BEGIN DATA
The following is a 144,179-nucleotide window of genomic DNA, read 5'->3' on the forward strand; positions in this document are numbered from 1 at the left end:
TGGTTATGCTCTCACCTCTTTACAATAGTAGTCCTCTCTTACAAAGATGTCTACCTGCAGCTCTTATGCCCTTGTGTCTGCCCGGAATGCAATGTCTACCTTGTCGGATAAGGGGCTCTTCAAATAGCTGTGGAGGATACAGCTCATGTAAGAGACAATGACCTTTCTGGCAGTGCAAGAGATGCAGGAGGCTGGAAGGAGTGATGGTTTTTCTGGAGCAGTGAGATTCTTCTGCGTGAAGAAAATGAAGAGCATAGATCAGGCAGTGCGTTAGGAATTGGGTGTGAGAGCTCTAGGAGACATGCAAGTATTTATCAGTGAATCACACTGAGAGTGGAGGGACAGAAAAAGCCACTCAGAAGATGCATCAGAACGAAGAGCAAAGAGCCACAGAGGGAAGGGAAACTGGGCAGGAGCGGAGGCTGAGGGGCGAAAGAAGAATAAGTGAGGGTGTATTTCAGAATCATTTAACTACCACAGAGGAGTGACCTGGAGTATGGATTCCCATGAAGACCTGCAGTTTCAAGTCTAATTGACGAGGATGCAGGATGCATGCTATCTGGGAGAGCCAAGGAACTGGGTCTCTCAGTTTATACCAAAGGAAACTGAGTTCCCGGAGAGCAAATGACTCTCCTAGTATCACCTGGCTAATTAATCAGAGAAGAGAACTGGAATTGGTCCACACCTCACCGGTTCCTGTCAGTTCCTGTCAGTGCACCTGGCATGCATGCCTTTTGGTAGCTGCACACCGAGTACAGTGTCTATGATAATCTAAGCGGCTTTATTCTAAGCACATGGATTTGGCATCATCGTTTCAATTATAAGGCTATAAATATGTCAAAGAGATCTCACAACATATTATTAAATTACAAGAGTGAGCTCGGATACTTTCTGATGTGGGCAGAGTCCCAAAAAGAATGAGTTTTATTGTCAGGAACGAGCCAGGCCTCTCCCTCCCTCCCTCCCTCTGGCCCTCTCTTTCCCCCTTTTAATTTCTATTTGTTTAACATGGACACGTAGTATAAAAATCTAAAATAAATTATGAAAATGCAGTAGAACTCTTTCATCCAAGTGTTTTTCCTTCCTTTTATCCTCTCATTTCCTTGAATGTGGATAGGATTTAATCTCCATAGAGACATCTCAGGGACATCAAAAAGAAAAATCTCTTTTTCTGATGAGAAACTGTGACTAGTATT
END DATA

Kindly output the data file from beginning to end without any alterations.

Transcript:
The following is a 144,179-nucleotide window of genomic DNA, read 5'->3' on the forward strand; positions in this document are numbered from 1 at the left end:
TGGTTATGCTCTCACCTCTTTACAATAGTAGTCCTCTCTTACAAAGATGTCTACCTGCAGCTCTTATGCCCTTGTGTCTGCCCGGAATGCAATGTCTACCTTGTCGGATAAGGGGCTCTTCAAATAGCTGTGGAGGATACAGCTCATGTAAGAGACAATGACCTTTCTGGCAGTGCAAGAGATGCAGGAGGCTGGAAGGAGTGATGGTTTTTCTGGAGCAGTGAGATTCTTCTGCGTGAAGAAAATGAAGAGCATAGATCAGGCAGTGCGTTAGGAATTGGGTGTGAGAGCTCTAGGAGACATGCAAGTATTTATCAGTGAATCACACTGAGAGTGGAGGGACAGAAAAAGCCACTCAGAAGATGCATCAGAACGAAGAGCAAAGAGCCACAGAGGGAAGGGAAACTGGGCAGGAGCGGAGGCTGAGGGGCGAAAGAAGAATAAGTGAGGGTGTATTTCAGAATCATTTAACTACCACAGAGGAGTGACCTGGAGTATGGATTCCCATGAAGACCTGCAGTTTCAAGTCTAATTGACGAGGATGCAGGATGCATGCTATCTGGGAGAGCCAAGGAACTGGGTCTCTCAGTTTATACCAAAGGAAACTGAGTTCCCGGAGAGCAAATGACTCTCCTAGTATCACCTGGCTAATTAATCAGAGAAGAGAACTGGAATTGGTCCACACCTCACCGGTTCCTGTCAGTTCCTGTCAGTGCACCTGGCATGCATGCCTTTTGGTAGCTGCACACCGAGTACAGTGTCTATGATAATCTAAGCGGCTTTATTCTAAGCACATGGATTTGGCATCATCGTTTCAATTATAAGGCTATAAATATGTCAAAGAGATCTCACAACATATTATTAAATTACAAGAGTGAGCTCGGATACTTTCTGATGTGGGCAGAGTCCCAAAAAGAATGAGTTTTATTGTCAGGAACGAGCCAGGCCTCTCCCTCCCTCCCTCCCTCTGGCCCTCTCTTTCCCCCTTTTAATTTCTATTTGTTTAACATGGACACGTAGTATAAAAATCTAAAATAAATTATGAAAATGCAGTAGAACTCTTTCATCCAAGTGTTTTTCCTTCCTTTTATCCTCTCATTTCCTTGAATGTGGATAGGATTTAATCTCCATAGAGACATCTCAGGGACATCAAAAAGAAAAATCTCTTTTTCTGATGAGAAACTGTGACTAGTATT